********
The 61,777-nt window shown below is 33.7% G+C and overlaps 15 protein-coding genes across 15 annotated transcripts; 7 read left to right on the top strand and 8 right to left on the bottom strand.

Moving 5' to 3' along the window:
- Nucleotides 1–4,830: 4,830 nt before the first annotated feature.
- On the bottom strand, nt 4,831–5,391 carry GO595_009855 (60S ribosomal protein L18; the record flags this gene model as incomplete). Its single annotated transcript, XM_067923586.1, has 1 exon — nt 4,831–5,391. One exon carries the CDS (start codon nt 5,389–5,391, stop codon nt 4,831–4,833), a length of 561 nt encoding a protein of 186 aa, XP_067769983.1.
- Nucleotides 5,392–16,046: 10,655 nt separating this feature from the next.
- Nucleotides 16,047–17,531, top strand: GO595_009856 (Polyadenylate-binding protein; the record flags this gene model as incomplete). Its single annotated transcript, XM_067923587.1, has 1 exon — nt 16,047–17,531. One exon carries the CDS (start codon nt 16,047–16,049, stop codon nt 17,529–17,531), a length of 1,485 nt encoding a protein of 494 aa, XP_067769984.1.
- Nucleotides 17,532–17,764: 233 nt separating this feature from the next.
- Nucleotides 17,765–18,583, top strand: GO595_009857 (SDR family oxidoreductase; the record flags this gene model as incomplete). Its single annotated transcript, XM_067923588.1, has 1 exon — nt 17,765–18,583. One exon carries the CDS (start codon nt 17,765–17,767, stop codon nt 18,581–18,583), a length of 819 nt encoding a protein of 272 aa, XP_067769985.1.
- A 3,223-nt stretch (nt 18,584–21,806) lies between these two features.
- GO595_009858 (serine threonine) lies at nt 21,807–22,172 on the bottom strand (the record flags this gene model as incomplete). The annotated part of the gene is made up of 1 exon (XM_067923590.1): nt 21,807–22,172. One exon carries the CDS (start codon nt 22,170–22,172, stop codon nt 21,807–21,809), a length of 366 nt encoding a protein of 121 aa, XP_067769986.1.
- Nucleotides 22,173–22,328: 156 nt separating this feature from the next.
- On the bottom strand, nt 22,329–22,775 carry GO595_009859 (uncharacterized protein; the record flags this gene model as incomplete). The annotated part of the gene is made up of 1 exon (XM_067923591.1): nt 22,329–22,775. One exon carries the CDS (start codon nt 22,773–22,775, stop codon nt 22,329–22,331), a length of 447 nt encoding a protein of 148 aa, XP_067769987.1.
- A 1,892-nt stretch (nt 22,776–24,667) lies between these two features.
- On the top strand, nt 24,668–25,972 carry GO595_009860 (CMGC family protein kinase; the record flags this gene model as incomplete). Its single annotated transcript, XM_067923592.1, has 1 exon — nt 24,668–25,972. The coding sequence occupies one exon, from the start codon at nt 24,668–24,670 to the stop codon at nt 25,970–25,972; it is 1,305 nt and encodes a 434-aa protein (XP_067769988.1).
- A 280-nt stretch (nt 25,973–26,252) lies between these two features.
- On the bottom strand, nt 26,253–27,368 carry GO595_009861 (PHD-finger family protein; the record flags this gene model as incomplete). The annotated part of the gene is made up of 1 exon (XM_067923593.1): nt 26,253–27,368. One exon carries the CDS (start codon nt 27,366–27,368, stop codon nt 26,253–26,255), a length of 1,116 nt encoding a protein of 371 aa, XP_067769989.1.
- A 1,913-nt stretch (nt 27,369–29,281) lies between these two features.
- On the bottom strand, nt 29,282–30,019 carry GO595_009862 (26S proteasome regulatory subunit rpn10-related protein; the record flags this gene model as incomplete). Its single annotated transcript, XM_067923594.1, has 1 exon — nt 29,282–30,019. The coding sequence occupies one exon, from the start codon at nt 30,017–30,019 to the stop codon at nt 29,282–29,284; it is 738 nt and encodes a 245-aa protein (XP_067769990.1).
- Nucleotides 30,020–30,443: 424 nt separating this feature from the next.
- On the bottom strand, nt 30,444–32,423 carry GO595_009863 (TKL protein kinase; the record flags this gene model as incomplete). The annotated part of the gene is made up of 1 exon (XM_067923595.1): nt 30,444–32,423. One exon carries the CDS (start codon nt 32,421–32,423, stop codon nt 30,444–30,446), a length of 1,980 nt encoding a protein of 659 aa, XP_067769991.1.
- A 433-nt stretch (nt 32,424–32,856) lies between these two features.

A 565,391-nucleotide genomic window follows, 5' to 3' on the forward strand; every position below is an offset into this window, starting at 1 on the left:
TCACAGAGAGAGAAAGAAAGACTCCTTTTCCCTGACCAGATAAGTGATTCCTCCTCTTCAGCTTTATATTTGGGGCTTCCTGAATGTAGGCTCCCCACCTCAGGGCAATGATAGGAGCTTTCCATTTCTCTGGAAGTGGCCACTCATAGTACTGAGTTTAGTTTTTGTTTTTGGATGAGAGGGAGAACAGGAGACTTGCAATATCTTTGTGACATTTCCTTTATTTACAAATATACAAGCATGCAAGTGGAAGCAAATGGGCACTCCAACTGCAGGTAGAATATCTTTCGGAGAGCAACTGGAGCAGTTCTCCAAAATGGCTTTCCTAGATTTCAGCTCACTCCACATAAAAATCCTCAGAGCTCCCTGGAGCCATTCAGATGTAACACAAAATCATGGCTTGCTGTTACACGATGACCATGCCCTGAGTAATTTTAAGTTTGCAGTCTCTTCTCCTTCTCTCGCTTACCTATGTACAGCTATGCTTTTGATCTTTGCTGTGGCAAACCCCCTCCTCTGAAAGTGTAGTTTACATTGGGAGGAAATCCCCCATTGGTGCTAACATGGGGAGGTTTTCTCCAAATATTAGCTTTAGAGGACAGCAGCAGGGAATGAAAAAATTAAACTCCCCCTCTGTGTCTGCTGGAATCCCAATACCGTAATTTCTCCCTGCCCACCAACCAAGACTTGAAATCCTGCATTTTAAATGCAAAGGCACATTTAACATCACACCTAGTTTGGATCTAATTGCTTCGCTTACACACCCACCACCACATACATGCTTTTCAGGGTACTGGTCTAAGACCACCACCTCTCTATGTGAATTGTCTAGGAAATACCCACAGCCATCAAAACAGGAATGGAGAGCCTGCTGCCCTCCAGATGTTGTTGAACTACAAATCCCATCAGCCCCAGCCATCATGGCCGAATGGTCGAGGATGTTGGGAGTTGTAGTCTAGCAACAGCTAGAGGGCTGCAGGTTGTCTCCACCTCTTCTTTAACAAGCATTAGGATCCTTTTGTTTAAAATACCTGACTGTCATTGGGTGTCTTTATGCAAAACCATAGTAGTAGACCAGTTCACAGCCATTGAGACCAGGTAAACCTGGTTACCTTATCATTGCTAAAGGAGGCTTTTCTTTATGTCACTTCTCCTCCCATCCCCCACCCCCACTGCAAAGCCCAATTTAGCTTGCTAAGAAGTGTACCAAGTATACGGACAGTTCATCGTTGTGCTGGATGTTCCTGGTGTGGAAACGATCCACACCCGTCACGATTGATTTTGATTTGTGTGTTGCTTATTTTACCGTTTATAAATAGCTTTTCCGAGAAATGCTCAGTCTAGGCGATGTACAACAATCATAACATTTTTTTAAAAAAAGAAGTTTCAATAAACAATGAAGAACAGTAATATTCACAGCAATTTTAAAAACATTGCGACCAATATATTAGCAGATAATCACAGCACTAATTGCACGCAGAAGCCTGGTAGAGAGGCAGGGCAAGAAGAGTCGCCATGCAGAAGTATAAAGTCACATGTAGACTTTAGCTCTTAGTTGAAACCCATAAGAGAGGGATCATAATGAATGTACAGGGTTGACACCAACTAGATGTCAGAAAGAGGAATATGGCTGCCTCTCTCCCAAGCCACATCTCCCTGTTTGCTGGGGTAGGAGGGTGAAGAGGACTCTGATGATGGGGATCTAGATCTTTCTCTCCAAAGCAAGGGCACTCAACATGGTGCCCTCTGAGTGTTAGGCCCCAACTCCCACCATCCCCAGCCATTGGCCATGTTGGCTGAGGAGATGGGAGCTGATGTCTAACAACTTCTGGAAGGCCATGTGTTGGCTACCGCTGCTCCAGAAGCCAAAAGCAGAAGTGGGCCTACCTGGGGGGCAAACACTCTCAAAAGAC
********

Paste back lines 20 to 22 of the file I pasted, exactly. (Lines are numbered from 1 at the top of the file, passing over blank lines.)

- On the bottom strand, nt 30,444–32,423 carry GO595_009863 (TKL protein kinase; the record flags this gene model as incomplete). The annotated part of the gene is made up of 1 exon (XM_067923595.1): nt 30,444–32,423. One exon carries the CDS (start codon nt 32,421–32,423, stop codon nt 30,444–30,446), a length of 1,980 nt encoding a protein of 659 aa, XP_067769991.1.
- A 433-nt stretch (nt 32,424–32,856) lies between these two features.

A 565,391-nucleotide genomic window follows, 5' to 3' on the forward strand; every position below is an offset into this window, starting at 1 on the left: